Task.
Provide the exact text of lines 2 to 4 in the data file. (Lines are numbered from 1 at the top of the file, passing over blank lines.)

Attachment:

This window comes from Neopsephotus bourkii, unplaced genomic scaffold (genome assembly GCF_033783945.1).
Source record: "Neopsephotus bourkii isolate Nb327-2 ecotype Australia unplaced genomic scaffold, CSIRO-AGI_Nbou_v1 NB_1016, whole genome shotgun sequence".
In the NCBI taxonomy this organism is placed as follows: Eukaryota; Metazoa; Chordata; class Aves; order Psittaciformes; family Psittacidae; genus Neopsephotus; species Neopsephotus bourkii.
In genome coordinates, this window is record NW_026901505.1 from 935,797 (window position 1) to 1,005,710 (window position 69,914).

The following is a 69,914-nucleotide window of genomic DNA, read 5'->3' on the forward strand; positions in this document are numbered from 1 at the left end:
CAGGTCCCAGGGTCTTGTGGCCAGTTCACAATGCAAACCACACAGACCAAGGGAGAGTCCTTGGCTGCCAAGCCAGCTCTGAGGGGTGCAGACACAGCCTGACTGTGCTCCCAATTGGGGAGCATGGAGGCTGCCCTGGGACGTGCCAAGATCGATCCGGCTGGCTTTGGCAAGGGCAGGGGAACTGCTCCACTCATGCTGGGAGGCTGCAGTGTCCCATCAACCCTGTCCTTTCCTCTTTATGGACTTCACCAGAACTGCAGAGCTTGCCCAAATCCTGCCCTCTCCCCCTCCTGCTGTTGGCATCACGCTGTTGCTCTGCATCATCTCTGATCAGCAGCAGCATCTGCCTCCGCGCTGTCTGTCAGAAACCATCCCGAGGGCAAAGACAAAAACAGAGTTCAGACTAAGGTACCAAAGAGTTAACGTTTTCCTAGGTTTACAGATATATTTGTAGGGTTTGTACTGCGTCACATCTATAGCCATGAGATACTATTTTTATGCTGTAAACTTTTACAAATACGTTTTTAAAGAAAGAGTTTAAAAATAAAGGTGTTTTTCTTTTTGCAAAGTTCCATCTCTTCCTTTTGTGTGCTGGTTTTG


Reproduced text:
Source record: "Neopsephotus bourkii isolate Nb327-2 ecotype Australia unplaced genomic scaffold, CSIRO-AGI_Nbou_v1 NB_1016, whole genome shotgun sequence".
In the NCBI taxonomy this organism is placed as follows: Eukaryota; Metazoa; Chordata; class Aves; order Psittaciformes; family Psittacidae; genus Neopsephotus; species Neopsephotus bourkii.
In genome coordinates, this window is record NW_026901505.1 from 935,797 (window position 1) to 1,005,710 (window position 69,914).